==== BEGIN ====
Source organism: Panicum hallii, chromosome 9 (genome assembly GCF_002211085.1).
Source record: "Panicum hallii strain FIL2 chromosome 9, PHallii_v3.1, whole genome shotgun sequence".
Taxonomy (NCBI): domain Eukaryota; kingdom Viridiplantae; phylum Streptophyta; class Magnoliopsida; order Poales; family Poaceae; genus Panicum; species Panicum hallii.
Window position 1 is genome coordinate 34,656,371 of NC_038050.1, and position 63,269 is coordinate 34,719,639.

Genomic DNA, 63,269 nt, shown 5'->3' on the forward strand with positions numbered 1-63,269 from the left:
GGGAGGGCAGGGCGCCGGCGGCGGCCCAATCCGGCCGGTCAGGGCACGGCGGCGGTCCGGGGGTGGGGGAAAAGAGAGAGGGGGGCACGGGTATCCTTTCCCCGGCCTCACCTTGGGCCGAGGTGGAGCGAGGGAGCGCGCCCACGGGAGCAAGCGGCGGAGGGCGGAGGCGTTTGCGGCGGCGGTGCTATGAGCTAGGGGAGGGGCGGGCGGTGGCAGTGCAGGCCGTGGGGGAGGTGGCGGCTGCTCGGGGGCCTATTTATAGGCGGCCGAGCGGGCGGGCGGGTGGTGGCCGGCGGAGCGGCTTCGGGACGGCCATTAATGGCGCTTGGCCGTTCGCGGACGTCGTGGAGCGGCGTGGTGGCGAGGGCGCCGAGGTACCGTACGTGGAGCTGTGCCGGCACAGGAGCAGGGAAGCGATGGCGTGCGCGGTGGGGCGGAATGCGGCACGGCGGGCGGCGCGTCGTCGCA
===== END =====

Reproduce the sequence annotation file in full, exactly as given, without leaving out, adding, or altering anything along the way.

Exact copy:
Source organism: Panicum hallii, chromosome 9 (genome assembly GCF_002211085.1).
Source record: "Panicum hallii strain FIL2 chromosome 9, PHallii_v3.1, whole genome shotgun sequence".
Taxonomy (NCBI): domain Eukaryota; kingdom Viridiplantae; phylum Streptophyta; class Magnoliopsida; order Poales; family Poaceae; genus Panicum; species Panicum hallii.
Window position 1 is genome coordinate 34,656,371 of NC_038050.1, and position 63,269 is coordinate 34,719,639.

Genomic DNA, 63,269 nt, shown 5'->3' on the forward strand with positions numbered 1-63,269 from the left:
GGGAGGGCAGGGCGCCGGCGGCGGCCCAATCCGGCCGGTCAGGGCACGGCGGCGGTCCGGGGGTGGGGGAAAAGAGAGAGGGGGGCACGGGTATCCTTTCCCCGGCCTCACCTTGGGCCGAGGTGGAGCGAGGGAGCGCGCCCACGGGAGCAAGCGGCGGAGGGCGGAGGCGTTTGCGGCGGCGGTGCTATGAGCTAGGGGAGGGGCGGGCGGTGGCAGTGCAGGCCGTGGGGGAGGTGGCGGCTGCTCGGGGGCCTATTTATAGGCGGCCGAGCGGGCGGGCGGGTGGTGGCCGGCGGAGCGGCTTCGGGACGGCCATTAATGGCGCTTGGCCGTTCGCGGACGTCGTGGAGCGGCGTGGTGGCGAGGGCGCCGAGGTACCGTACGTGGAGCTGTGCCGGCACAGGAGCAGGGAAGCGATGGCGTGCGCGGTGGGGCGGAATGCGGCACGGCGGGCGGCGCGTCGTCGCA